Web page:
As a further update, under the commitments of the Bute House Agreement in 2021 the Scottish Government committed to deliver fisheries management measures for existing Marine Protected Area (MPAs) where these are not already in place, as well as key coastal biodiversity locations outside of these sites, by March 2024 at the latest, directly following the conclusion of the required statutory consultation processes. These measures will give protection for MPA features, as well as those priority marine features identified as most at risk from bottomcontacting mobile fishing gear outwit MPAs. In addition the Scottish government are also adding to the existing MPA network by designating a world-leading suite of Highly Protected Marine Areas (HPMAs) covering at least 10% of our seas by 2026.
The following response is provided to questions 4, 5 and 7 relating to the activity of particular vessels.
Q4. Marine Scotland’s 24-hour UK Fisheries Monitoring Centre (UKFMC) monitored the activity of this vessel and others involved in the seasonal mackerel fishery off the North west of Lewis during this period.
Q5. Marine Scotland can confirm that no boardings of vessels were possible off the West coast of Scotland due to weather conditions at that time of year. Analysis of the data relating to the Margiris indicates that the vessel was undertaking fishing activity. No offences were detected.
Q7. Marine Scotland’s surveillance aircraft monitored this fleet of vessels fishing the seasonal mackerel fishery off the West of Shetland. All vessels named were sighted during flights between 1 and 6 times. Additionally, the UKFMC and coastal officers also remotely monitored this fleet by analysing satellite tracking data and statutory electronic logs which have to be submitted daily. Unfortunately, it was not possible to board any of these vessels at sea due to weather conditions at that time of year.
In response to question 6, 8, 9 and 10 online resources have been provided relating to these questions along with an additional policy information. In answering questions 6, 8 and 10 we have interpreted “what type of fish stock” to mean what type of fish species within this question.
For question 6 and 8, data on fish landed from Scottish waters is already publicly available. Each year the Scottish Government publishes the Scottish Sea Fisheries Statistics which summarises a range of information included species and volume of fish landed. The most recent version of this can be found online at the following link: https://www.gov.scot/publications/scottish-sea-fisheries-statistics-2021/. Table 31 provides the details on species landed by ICES area which we have interpreted as the information you are seeking as to the fish being taken around the area the West of Scotland MPA and the area to the west of Shetland. Also available is the UK quote determination documents available here: Fishing opportunities for British fishing boats - GOV.UK (www.gov.uk). This links further sets out which species can be fished in different areas by UK vessels, which is relevant to questions 6,8, and 10.
In response to questions 9 and 10, Russian vessels are able to operate within UK/ Faro Special Area under Faroese authority, as a result of the following agreements:
- Agreement between the Government of the Kingdom of Denmark together with the Home Government of the Faroe Islands, on the one hand, and the Government of the United Kingdom of Great Britain and Northern Ireland, on the other hand relating to the Maritime Delimitation in the Area between the Faroe Island and the United Kingdom (1999): Law of the sea bulletin. (un.org).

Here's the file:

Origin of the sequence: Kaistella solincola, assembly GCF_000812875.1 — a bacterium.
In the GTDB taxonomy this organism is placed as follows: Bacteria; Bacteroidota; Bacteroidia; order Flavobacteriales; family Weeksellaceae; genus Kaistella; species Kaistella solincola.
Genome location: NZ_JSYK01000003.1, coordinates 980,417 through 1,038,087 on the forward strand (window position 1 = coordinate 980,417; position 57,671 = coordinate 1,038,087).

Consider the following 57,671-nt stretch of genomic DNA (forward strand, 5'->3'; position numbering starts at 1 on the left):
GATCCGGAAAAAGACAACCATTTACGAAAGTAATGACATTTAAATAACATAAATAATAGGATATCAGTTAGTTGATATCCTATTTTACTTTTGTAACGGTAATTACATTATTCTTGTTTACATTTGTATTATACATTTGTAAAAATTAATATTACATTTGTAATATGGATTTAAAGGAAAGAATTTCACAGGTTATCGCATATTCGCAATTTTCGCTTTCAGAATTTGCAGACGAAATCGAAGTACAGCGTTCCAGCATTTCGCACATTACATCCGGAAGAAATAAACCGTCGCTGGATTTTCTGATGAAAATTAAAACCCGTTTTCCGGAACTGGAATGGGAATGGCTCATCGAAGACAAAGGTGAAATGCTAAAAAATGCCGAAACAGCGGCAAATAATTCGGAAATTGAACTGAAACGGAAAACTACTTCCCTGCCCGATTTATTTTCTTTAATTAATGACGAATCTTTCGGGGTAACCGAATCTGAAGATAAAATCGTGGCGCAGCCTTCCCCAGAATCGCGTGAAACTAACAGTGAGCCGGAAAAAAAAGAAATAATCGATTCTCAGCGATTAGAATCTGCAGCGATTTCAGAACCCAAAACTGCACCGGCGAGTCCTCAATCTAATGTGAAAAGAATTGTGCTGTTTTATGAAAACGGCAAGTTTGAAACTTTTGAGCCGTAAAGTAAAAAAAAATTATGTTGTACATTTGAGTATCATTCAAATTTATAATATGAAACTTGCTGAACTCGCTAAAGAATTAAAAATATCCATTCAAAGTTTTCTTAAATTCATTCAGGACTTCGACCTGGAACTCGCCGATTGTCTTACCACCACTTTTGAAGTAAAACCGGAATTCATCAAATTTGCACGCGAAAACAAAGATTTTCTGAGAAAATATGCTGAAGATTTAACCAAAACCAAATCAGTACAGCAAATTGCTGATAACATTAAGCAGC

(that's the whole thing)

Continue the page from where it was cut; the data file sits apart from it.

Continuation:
- Protocol Agreement with Faroe Islands on Maritime Delimitation: UK/Denmark: Protocol to Agreement with Faroe Islands on Maritime Delimitation [CS Denmark No.1/2013] - GOV.UK (www.gov.uk)
- Faroe Islands / Russian Federation bilateral agreement for 2023: Sáttmálar og semjur 2023 - Fiskivinnuogsamferðslumálaráðið
The Special Area is an area of water overlapping both UK (Scottish) and Faroese waters, which both countries claim, and over which both countries are entitled to exercise jurisdiction. Russian vessels operating in this area are doing so solely under the authorisation of the Faroe Islands. The UK has no bilateral fisheries agreement with the Russian Federation and the Scottish Government do not authorise Russian vessels to fish within UK waters.
Under the terms of the 1990 Agreement between the Faroese and UK Governments relation to the Maritime Delimitation, both countries can issue fishing licences, including to third country vessels, which include the risk to fish within the Special Area, Neither Party can prevent or impede the other from issuing such licences. Through the bilateral arrangements in place between the Faroe Islands and the Russian Federation (RF) for 2023, the RF is granted access to fish certain quotas within Faroese waters; this includes implicit access to the waters of the Special Area. A key fishery for the RF vessels in the Special Area is blue whiting, which is primarily fished in these waters during April and May.
Whilst the Scottish Government fully recognise that the Faroese Government has the right to licence third country vessels to fish in the Special Area, Scottish Ministers are deeply troubled by Russian vessels fishing in an area which forms part of Scottish waters. Ministers do not condone or support the continuation of any activities which will deliver economic benefit to the Russian Federation at a time when their unlawful invasion of a sovereign state continue to pose such a threat to the global order. Discussions with the Faroe Islands on this matter are ongoing.
The Scottish Government is committed to publishing all information released in response to Freedom of Information requests. View all FOI responses at http://www.gov.scot/foi-responses.
Please quote the FOI reference
Central Enquiry Unit
Phone: 0300 244 4000
The Scottish Government
St Andrews House